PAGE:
The language we use around gender, race, disability, sexuality (etc) is incredibly important. A message I drill into my students. This week I spent some time discussing the use of ‘females’ to describe women and girls and why I think it’s inappropriate. There have been some useful posts about this including:
Here’s my take on it. Female is an adjective – a biological sex descriptor, woman/women/girl/girls – nouns. I am a woman, I am not ‘a female’. In my classes we are discussing gender not sex – distinct concepts. A person is a not ‘a female’ and people are not ‘females’. A female dentist is fine – a group of dentists who are all female, would not be a group of females (or whatever the collective noun is for dentists?!). So there is the grammatical issue. Also, if we are discussing gender, then the biological sex descriptor of female or male is not appropriate.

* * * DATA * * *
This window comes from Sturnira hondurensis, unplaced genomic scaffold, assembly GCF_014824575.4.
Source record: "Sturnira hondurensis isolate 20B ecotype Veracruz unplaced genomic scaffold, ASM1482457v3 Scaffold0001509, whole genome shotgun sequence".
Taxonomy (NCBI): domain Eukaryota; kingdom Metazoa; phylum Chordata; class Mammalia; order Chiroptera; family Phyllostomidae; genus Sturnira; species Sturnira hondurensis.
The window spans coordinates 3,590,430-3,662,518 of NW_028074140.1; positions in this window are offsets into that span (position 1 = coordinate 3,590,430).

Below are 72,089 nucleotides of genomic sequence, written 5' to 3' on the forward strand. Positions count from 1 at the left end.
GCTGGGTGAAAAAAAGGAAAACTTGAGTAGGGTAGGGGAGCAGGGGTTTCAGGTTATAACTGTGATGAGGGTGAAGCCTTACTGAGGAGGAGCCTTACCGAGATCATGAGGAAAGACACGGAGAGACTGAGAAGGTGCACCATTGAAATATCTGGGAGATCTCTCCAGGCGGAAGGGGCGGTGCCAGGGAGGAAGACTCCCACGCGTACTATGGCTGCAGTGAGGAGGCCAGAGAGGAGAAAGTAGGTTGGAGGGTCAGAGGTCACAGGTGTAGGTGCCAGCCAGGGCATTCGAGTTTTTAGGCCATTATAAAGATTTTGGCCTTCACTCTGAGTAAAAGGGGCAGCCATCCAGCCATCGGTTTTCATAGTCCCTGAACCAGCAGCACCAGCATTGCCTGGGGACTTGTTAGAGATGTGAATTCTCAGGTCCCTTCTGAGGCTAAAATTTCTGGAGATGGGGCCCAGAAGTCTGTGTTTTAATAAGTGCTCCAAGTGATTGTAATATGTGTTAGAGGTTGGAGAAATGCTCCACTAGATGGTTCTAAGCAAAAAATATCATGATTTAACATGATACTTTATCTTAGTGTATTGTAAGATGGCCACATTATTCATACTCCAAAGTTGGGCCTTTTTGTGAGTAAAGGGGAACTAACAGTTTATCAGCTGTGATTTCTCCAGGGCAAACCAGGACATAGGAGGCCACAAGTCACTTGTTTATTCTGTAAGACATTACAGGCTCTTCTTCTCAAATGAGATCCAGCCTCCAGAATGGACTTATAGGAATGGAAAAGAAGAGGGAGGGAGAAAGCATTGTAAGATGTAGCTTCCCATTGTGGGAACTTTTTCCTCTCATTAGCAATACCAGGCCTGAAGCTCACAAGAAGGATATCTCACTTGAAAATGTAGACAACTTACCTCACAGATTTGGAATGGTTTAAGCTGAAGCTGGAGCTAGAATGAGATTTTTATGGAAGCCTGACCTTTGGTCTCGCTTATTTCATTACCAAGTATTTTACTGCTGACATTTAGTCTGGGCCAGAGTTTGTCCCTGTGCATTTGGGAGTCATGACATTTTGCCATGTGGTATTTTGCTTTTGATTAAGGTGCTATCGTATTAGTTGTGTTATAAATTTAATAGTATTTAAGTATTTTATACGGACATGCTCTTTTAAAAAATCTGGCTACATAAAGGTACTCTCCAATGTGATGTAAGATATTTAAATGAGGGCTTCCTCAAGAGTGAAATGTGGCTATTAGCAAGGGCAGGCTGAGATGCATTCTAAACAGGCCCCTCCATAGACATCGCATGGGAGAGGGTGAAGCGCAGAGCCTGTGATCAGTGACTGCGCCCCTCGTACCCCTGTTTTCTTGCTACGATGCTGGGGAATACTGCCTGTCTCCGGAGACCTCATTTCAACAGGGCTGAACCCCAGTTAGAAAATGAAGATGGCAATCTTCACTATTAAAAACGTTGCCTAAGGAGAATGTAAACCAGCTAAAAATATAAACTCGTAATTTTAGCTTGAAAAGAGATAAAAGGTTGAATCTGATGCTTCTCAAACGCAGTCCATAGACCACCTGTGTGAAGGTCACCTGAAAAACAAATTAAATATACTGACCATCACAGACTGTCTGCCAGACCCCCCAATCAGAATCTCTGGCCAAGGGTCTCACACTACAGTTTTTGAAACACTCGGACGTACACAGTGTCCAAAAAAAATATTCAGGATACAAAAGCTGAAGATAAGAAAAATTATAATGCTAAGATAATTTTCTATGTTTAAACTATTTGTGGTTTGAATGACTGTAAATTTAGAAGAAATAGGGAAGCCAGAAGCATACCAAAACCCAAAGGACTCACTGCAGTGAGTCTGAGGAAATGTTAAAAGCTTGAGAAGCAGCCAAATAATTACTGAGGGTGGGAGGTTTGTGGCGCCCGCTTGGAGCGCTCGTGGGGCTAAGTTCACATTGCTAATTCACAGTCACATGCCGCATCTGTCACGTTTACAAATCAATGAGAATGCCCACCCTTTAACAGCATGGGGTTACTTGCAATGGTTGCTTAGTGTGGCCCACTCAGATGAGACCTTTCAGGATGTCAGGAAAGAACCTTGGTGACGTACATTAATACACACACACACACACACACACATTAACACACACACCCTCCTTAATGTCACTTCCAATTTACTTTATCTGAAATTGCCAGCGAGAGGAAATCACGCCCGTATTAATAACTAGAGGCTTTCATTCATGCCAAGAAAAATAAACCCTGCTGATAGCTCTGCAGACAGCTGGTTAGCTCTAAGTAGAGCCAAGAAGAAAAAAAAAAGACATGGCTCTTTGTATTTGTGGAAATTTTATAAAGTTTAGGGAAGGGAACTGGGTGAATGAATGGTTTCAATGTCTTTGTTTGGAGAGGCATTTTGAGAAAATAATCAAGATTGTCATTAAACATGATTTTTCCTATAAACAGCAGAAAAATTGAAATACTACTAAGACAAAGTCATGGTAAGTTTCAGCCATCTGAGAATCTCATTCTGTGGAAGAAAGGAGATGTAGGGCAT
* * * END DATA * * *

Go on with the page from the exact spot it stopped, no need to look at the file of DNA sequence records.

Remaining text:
More politically though, to refer to women as ‘females’ just feels uncomfortable. We are being ‘reduced’ to our biology. It reinforces an idea that human females (girls or women) are biological, driven by our biology (i.e. so-called sex hormones) while a group of adult human males are ‘men’. Brain creatures – rational, thinking and not driven by biology. I believe that the body matters. The materiality of our bodily experiences does matter for understanding gender. However, our biology is not deterministic. To refer to women or girls as ‘females’ hints or smacks of misogyny. I know there are women who don’t mind this, but many do.
This post from the Grammar Girl urges female to be used for scientific purposes or to refer to (non-human) animals… I wouldn’t say that science and the social world are that far removed, however, let’s be conscious of our nouns and adjectives!